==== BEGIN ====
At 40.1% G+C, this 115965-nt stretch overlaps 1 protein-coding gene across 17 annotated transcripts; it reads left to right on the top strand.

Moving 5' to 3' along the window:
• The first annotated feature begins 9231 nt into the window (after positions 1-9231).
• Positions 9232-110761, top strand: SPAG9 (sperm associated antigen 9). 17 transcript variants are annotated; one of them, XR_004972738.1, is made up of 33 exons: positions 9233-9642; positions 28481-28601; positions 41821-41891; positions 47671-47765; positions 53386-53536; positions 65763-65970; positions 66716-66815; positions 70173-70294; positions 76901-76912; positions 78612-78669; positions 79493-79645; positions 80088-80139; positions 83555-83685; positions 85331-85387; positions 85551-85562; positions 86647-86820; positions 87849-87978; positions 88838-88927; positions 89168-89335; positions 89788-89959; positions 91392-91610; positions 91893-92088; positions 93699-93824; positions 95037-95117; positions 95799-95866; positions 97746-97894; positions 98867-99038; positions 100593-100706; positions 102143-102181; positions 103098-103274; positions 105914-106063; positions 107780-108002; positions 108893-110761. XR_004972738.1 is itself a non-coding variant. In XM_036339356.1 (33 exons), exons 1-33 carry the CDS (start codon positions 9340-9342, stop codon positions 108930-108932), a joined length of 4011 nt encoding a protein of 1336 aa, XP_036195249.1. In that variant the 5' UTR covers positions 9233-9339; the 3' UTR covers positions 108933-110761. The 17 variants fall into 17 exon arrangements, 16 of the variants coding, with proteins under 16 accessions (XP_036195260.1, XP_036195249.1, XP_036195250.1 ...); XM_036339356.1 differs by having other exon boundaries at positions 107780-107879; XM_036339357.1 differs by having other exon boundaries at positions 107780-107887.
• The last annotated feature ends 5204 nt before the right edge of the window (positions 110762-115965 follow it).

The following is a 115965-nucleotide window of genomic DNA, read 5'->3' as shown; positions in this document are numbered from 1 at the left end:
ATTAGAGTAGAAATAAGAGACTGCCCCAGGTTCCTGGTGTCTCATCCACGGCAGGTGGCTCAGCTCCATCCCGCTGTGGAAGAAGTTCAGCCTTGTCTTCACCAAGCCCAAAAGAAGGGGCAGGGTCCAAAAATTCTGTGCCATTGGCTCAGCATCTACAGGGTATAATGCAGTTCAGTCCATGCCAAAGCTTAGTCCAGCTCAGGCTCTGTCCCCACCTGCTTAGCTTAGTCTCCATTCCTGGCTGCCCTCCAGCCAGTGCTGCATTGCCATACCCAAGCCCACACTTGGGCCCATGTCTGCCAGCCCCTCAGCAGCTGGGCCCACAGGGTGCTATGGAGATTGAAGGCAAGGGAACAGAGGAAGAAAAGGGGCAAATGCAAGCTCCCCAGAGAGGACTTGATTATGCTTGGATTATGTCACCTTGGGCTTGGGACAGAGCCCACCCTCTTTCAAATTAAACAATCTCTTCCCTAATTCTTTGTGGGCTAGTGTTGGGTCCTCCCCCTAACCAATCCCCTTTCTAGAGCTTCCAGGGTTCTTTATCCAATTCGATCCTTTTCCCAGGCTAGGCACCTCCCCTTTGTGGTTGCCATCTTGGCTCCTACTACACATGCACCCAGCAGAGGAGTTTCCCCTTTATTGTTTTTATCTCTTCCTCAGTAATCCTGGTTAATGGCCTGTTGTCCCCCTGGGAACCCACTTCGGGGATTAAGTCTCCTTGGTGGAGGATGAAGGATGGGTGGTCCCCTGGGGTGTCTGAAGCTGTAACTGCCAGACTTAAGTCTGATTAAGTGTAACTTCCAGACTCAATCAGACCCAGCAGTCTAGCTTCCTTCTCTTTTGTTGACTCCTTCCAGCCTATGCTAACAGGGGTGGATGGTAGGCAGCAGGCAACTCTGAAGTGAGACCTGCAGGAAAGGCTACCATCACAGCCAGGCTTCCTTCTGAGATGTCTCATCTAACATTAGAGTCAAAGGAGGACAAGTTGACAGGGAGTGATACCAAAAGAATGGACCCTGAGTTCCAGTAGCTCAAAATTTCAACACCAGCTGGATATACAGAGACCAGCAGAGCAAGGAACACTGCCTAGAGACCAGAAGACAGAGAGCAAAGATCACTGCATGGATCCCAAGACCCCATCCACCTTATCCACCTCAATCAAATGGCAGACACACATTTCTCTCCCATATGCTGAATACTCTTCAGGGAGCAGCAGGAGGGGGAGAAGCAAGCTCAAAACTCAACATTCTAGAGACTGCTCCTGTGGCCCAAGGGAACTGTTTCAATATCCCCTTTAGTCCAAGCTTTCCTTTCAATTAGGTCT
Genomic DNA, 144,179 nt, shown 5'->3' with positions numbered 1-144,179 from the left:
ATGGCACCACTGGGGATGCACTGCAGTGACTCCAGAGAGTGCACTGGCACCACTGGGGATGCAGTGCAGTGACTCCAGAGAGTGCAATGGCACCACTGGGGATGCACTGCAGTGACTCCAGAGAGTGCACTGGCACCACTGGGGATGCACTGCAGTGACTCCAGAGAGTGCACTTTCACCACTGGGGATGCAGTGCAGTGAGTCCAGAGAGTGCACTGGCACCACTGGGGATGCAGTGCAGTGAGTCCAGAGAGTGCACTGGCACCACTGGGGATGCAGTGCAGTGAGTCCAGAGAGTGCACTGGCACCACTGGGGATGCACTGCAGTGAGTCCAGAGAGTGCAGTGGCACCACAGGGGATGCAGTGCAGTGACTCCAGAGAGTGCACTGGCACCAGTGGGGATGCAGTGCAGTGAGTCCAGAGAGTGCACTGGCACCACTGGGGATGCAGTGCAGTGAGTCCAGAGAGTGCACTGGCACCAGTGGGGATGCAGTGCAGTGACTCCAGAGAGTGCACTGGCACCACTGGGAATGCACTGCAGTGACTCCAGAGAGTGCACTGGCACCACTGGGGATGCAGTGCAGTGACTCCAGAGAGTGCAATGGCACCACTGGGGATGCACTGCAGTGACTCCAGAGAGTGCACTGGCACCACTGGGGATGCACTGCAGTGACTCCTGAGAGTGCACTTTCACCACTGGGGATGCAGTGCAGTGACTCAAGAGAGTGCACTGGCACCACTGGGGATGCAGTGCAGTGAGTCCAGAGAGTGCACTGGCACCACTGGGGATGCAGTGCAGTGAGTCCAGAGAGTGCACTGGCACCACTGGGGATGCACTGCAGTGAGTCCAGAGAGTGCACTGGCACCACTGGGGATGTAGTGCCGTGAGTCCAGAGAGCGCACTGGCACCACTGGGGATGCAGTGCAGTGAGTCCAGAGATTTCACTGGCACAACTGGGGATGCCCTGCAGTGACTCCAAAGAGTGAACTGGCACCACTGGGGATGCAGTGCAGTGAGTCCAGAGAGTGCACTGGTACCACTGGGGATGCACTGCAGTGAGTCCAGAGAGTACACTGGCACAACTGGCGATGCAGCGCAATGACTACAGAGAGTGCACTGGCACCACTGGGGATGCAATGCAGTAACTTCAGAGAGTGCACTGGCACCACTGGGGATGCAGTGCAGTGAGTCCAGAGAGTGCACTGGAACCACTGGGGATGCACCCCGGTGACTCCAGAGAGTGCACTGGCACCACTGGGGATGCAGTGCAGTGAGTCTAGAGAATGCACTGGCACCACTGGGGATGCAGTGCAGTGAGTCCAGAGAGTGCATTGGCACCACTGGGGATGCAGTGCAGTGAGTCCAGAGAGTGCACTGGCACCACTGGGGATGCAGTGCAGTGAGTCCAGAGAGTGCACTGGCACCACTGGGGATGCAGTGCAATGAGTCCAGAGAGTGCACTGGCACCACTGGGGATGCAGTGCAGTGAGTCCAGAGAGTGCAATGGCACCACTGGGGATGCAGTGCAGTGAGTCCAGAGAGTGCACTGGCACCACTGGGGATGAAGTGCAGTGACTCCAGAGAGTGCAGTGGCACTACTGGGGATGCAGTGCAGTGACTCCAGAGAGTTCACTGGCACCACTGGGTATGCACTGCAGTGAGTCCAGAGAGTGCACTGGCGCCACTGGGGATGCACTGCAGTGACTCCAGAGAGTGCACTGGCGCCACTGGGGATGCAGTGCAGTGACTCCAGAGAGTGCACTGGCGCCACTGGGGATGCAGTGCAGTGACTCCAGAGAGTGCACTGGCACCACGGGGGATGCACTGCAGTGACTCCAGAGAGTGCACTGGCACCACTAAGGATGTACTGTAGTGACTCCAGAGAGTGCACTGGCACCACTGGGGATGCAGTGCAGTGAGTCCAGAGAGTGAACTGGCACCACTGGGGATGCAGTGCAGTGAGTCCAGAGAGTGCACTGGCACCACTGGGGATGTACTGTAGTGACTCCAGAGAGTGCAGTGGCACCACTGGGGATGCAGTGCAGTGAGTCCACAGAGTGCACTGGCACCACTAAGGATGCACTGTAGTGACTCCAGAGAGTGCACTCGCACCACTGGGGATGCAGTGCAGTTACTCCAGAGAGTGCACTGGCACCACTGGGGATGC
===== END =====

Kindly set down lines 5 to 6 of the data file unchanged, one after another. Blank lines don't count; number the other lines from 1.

• The last annotated feature ends 5204 nt before the right edge of the window (positions 110762-115965 follow it).

The following is a 115965-nucleotide window of genomic DNA, read 5'->3' as shown; positions in this document are numbered from 1 at the left end: